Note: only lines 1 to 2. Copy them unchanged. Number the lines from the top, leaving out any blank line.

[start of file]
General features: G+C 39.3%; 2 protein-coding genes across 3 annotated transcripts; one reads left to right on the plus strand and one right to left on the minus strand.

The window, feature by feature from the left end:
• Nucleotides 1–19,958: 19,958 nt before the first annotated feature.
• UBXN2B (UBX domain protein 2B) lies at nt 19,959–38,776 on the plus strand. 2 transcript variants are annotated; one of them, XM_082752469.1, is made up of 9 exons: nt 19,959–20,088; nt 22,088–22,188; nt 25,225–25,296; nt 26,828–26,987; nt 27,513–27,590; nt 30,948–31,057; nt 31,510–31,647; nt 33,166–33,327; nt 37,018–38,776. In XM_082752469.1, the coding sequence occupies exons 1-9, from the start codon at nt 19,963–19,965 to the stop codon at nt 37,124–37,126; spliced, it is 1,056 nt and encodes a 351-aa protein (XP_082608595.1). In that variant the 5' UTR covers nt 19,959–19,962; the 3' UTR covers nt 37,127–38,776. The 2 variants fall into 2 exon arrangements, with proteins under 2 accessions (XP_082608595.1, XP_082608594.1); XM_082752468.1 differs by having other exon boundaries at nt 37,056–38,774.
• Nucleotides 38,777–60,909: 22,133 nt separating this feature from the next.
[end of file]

General features: G+C 39.3%; 2 protein-coding genes across 3 annotated transcripts; one reads left to right on the plus strand and one right to left on the minus strand.

The window, feature by feature from the left end: